Regularly hemming a performing body into an interior, Shahryar Nashat’s moving image works fragment the body into an at times claustrophobic frame, revealing context and task only through a repetitive emphasis on highly choreographed micro-gestures and heightened Foley sound. Nashat’s survey of a highly functioning yet partial body prompts a new awareness of a common experience, the newly prosthetic digital augmentation of contemporary life, in the installation Present Sore (2016). As the view of Present Sore moves incrementally upward, a detail image of Paul Thek’s sculpture Hippopotamus (1965), from the Technological Reliquaries series, interrupts. Seemingly throbbing behind Plexiglas, the body is put twice at remove—walled off and fragmentary—yet maintaining the wounded technology of its time, the violent trace. The screen multiplies and divides as the emphasis and focus on heel, wrist, knee, hip, neck, or shoulder—places where movement is most implicit in classical figurative sculpture—become newly cosmetic, motorized, and wounded, and thereby a composite body emerges, one fit for a high-definition time.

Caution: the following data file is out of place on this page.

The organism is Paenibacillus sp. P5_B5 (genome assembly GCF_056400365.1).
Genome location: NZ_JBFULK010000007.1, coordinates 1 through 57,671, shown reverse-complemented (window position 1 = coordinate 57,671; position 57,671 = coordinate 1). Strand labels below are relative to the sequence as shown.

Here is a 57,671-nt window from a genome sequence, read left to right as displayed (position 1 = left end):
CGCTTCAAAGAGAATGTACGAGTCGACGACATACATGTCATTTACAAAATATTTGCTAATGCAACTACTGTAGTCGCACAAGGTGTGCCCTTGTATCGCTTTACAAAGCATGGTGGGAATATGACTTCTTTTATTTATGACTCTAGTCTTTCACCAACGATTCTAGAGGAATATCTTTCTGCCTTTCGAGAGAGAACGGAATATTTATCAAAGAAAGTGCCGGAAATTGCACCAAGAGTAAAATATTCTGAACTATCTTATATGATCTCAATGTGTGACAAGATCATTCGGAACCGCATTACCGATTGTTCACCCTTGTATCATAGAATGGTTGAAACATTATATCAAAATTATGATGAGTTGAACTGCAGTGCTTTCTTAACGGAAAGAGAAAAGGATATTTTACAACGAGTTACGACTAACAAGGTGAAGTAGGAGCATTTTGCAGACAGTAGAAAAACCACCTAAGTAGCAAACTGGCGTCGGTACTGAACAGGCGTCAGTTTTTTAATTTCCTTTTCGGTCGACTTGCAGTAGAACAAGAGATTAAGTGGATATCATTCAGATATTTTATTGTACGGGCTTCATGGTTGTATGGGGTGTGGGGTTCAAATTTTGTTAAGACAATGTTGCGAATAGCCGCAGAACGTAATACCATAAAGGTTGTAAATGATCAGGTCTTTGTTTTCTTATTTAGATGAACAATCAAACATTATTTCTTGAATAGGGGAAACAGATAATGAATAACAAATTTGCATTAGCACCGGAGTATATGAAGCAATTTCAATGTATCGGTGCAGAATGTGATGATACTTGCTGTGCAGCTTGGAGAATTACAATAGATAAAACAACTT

The pedestal or base that would hold such an exemplary figure in classical or figurative sculpture—think the erotic writhing and athletic twists and turns of Rodin—is retired by Nashat in favor of a digital composite of the virtual body. Giving the support structure of the plinth a newly decorative role as bystander to the augmented screen representation, he refers to the pedestals as having been laid off until further notice, titling his work Chômage Technique (2016), which indicates a workforce now redundant. With a playful correspondence made between pedestal and foot, the support structures that keep things upright, Nashat leans his pedestals into a nearly supine position, in which they become the figurative work rather than the armature. The masquerade is heightened via faux-marble finishes and bright coloration as Nashat’s benches and columns dress up, playing the parts of voyeur and passerby.
Installation view of Danh Vo’s all your deeds shall in water be writ, but this in marble (2009-) in Question the Wall Itself at Walker Art Center, Minneapolis. Photo: Gene Pittman